The story of the breakout of the German battleship Bismarck—accompanied by the heavy cruiser Prinz Eugen—during the early days of World War II. The Bismarck and her sister ship, Tirpitz, were the most powerful battleships in the European theater of World War II. The British Navy must find and destroy Bismarck before it can escape into the convoy lanes to inflict severe damage on the cargo shipping which was the lifeblood of the British Isles. With eight 15 inch guns, it was capable of destroying every ship in a convoy while remaining beyond the range of all Royal Navy warships.
Zig-Zag Patterns and the Hunt for the Bismarck. Sink the Bismarck! Is directed by Lewis Gilbert and adapted to screenplay by Edmund North from the book written by C.S. Forester. It stars Kenneth More, Dana Wynter, Carl Möhner, Laurence Naismith, Geoffrey Keen, Karel Stepanek, Michael Hordern and Maurice Denham. Music is by Clifton Parker and CinemaScope photography by Christopher Challis. World War II, the North Atlantic, the British Navy desperately tries to sink Germany's prime battleship. The scourge of the seas, The Bismarck. Cracker-jack war movie that brings brains and brawn to the party. Instrumentally the pic is concerned with the officers back at headquarters (Moore outstanding), how they try to device a plan to capture and sink The Bismarck. The second guessing of its movements, the attempts to keep a lid on the emotional pains as news filters through about losses in battle, men missing in action, with some personal issues bubbling away to further compound the hot-bed of stress. This all makes for a riveting and intelligent backdrop to the scenes out at sea. It's fascinating that as Winston Churchill was demanding that he didn't care how they did it, that they simply must destroy The Bismark, Hitler was sending out birthday greetings and pleasantries to his Naval commanders. The battle scenes are spanking, a mixture of real footage, great model work and superb effects, while the great Christopher Challis photographs it all in screen filling clarity. Stiff upper lips at the ready for a truly great WWII movie. 8/10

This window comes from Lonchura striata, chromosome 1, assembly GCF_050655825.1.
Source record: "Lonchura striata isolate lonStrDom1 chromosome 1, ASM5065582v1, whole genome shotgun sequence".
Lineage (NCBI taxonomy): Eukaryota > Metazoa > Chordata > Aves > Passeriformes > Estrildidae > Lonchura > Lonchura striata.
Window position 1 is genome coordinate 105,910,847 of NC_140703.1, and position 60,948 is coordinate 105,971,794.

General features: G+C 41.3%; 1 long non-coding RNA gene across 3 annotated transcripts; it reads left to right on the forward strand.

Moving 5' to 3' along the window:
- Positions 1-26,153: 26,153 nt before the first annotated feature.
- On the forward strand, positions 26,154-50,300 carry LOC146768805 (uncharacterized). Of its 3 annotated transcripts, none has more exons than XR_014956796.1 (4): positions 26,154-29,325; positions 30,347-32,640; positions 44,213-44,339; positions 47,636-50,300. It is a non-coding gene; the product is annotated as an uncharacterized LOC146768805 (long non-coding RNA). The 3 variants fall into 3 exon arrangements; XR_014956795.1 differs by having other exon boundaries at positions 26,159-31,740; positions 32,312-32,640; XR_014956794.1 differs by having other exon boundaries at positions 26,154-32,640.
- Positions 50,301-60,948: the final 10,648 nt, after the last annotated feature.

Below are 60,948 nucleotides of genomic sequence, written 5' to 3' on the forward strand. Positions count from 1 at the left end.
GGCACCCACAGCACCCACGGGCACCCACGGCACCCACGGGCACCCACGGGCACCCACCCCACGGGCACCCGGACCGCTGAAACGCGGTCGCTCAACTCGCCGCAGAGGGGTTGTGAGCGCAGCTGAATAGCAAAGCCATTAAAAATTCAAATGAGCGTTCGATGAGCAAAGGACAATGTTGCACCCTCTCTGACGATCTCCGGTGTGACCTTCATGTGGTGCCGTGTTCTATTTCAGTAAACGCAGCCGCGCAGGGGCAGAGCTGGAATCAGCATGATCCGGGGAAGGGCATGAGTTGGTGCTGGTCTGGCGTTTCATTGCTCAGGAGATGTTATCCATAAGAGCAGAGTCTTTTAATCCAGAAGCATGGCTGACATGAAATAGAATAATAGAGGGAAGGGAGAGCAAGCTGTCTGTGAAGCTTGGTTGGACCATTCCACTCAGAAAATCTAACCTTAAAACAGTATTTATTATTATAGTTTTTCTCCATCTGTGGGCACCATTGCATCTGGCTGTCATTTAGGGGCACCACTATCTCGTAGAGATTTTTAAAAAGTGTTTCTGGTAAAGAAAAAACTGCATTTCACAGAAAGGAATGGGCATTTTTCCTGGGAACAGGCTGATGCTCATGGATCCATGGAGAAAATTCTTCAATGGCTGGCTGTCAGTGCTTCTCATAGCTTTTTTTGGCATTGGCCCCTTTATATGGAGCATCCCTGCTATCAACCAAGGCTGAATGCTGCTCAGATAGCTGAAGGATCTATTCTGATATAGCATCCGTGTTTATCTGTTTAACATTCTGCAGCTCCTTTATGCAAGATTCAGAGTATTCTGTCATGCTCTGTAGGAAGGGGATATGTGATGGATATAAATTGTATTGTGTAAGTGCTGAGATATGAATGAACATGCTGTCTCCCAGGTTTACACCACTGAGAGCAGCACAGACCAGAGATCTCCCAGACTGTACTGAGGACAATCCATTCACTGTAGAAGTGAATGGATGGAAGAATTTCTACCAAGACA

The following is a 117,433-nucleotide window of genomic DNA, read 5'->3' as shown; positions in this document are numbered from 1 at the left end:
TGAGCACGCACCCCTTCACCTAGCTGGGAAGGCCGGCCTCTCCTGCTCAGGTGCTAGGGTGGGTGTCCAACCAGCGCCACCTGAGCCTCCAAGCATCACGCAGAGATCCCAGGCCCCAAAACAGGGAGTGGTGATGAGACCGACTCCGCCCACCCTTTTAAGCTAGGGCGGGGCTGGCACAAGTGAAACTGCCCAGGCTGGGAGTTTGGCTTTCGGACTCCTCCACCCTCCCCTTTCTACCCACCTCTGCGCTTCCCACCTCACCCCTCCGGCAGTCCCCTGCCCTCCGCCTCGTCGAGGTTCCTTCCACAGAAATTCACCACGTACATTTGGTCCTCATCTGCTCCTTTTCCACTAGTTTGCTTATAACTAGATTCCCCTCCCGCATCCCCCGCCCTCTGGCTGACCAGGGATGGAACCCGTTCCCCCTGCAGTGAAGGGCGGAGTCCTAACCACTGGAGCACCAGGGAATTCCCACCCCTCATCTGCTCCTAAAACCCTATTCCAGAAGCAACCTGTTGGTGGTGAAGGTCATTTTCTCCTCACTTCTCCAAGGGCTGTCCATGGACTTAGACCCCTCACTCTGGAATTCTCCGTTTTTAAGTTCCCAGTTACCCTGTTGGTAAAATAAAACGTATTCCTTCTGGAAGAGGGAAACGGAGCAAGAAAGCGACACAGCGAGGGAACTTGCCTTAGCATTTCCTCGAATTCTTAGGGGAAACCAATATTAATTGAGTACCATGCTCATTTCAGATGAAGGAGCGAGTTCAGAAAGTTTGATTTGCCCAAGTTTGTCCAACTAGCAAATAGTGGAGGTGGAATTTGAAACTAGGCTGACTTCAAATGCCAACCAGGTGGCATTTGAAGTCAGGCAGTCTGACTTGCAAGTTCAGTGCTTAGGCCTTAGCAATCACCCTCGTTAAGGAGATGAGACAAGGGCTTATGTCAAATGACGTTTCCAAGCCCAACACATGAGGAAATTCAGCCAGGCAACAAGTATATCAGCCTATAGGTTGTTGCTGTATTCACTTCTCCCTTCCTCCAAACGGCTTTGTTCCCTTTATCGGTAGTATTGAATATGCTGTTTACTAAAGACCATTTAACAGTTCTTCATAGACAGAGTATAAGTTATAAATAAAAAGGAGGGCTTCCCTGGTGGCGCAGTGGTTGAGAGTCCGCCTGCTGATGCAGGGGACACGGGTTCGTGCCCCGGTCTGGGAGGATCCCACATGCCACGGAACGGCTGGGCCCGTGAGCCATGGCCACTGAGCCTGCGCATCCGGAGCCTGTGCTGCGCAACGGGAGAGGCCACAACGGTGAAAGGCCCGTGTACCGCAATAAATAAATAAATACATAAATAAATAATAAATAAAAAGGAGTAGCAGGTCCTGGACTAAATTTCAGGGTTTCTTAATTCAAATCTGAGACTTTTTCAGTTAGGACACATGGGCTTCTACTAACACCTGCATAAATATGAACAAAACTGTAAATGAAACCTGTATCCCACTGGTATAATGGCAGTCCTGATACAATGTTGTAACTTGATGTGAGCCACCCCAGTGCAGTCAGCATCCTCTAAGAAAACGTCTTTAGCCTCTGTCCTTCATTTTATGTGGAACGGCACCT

**l like "Sink the Bismarck!" enough to have watched it every year or so since its release in theaters in 1960. First on T.V., then VHS and finally DVD about 17 years ago. This is another film, like the "Battle of the Bulge", where different (simplified/fictionalized) other than historically correct people, especially English Admiralty and Planners, were used for theatrical effects. I have always enjoyed watching the film, but it is less historically accurate than the "Pursuit of the Graf Spee", aka, "Battle of the River Plate". For instance, Kriegsmarine Admiral Lutjens wasn't a Nazi and didn't give speeches aboard the Bismarck rallying the German's behind the Nazi cause. In fact, Lutjens, was under investigation, at the time of his death for having Jewish domestics in his household, and Kriegsmarine officers were barred from political affiliations beyond the mandatory "Loyalty Oath" to Adolph Hitler, which was part of a deal with the military establishment in exchange for shutting down the S.A. ("Brown Shirts"). Also, the correct, historic Admiralty figures, such as Admiral Tovey, are omitted as to specifics and the actual engagements with the Bismarck have some severe inaccuracies. In the end, the Bismarck, whose Superstructure was a flaming wreck, because of 400+ rounds, mostly 16 inch caliber from the Rodney, at close range in the final 2 hours. The Bismarck's rudders, Range Finders, Fire Control radar and internal communications were non-functional by this point and the ship was ordered to scuttle, which only hastened the inevitable, due to progressive flooding. It wasn't a series of Torpedoes fired at the last minute as shown that sunk the Bismarck. Also, the H.M.S. Hood, was never refitted or rebuilt, the way the other 20+ year old Capital ships were due to the war and the lack of free Dry-dock space. So while the Bismarck and Hood may have appeared equally matched, one was built and designed prior to the lessons learned at Jutland, in late May of 1916, regarding the British vulnerability to plunging fire due to thin deck armor and the Bismarck was the most recent Battleship to have been built, and without the constraints of the Washington or London Treaties which limited displacement and therefore armor. Nevertheless, the Bismarck was seriously damaged by several 14" sells that struck its Bow, from the Prince of Wales, during its engagement with the Hood, and was experiencing "progressive flooding" and leaking fuel tanks from the onset. This caused a loss of speed and the "shipping of green water" over its forecastle which increasingly reduced its combat effectiveness over time. It is an interesting movie to watch, but the details and some of the important people were created from 'composite' characters or not accurately presented. Btw, due to "Blast Damage" from their own main batteries, the Rodney was damaged permanently as a result of the action and was limited to several bombardments of the Normandy coast (for instance) 3 years later and was used primarily as a base of operations for the British Admiralty. It was on its way to the U.S. for a long overdue major refit when it was recalled due to the Hood's sinking and was never fit for independent operations after the Bismarck action though it wasn't hit (blast damage from own guns).